It is no secret that New York City apartment rental rates have skyrocketed. These days, those NYC residents unwilling to fathom the high rent any longer have sought out a solution: buy.
Median rent in Manhattan in March 2014 was $3,200 per month, which cumulates to a high $38,400 after a full year of payments. A one bedroom Manhattan co-op runs at a median price of $550,000 with a 10 percent down payment or $55,000, which is the minimum required by most co-ops. With the cost of the down payment less than two years rent, longtime renters are encouraged to take the purchase route rather than continuously rent.
The New York Times ran a piece on David Park and Mark Burleson's road to ownership after two years of renting. Their two years rent totaled $72,000 compared to the $67,000 10 percent down payment paid for the studio they wound up purchasing. Many don't realize just how much a couple years' rent is, especially in comparison to ownership -- Park stresses, "I didn't think about it once a month, but when I go back, it shocks me."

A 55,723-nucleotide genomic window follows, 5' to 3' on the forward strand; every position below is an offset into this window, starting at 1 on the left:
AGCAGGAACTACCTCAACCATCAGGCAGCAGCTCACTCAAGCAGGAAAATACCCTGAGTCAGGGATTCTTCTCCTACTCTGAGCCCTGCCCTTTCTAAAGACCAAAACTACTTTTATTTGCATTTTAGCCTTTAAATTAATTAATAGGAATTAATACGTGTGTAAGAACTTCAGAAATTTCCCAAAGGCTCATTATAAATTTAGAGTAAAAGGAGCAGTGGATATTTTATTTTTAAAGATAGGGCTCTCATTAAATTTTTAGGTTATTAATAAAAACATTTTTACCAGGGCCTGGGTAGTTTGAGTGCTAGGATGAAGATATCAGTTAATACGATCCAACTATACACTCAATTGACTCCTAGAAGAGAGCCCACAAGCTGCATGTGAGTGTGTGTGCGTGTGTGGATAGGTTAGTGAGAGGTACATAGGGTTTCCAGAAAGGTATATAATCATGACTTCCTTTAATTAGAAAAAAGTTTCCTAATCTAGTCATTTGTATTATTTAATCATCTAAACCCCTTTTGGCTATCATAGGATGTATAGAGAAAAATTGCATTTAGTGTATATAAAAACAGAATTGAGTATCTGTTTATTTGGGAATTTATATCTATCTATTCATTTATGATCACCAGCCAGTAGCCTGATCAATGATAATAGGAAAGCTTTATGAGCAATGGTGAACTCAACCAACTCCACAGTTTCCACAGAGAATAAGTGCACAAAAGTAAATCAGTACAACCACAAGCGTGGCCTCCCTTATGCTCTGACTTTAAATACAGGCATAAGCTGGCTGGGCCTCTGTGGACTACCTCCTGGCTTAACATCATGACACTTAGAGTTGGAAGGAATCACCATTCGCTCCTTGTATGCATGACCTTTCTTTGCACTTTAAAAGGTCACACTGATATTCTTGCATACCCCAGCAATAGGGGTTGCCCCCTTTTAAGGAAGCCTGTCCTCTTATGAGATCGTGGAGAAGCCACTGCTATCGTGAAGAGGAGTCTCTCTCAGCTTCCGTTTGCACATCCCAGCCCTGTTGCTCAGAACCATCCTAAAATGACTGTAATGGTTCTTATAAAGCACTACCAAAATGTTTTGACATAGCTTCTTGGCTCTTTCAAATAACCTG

However, many renters in New York City are unable to purchase an apartment. On top of qualifying for a mortgage, co-ops, which are less expensive than condos, require proof of savings and income in order to ensure resident's ability to pay monthly common charges and to avoid quick re-sales. As of 2012, approximately two-thirds of New York City households rent, according to the NYU Furman Center and Capital One. With such high rent prices, I will be watching to see if those qualified to buy make the switch.
Have you been affected by New York City's sky high rent -- have you already put an end to your renting days? Leave your stories below, I'd love to hear them.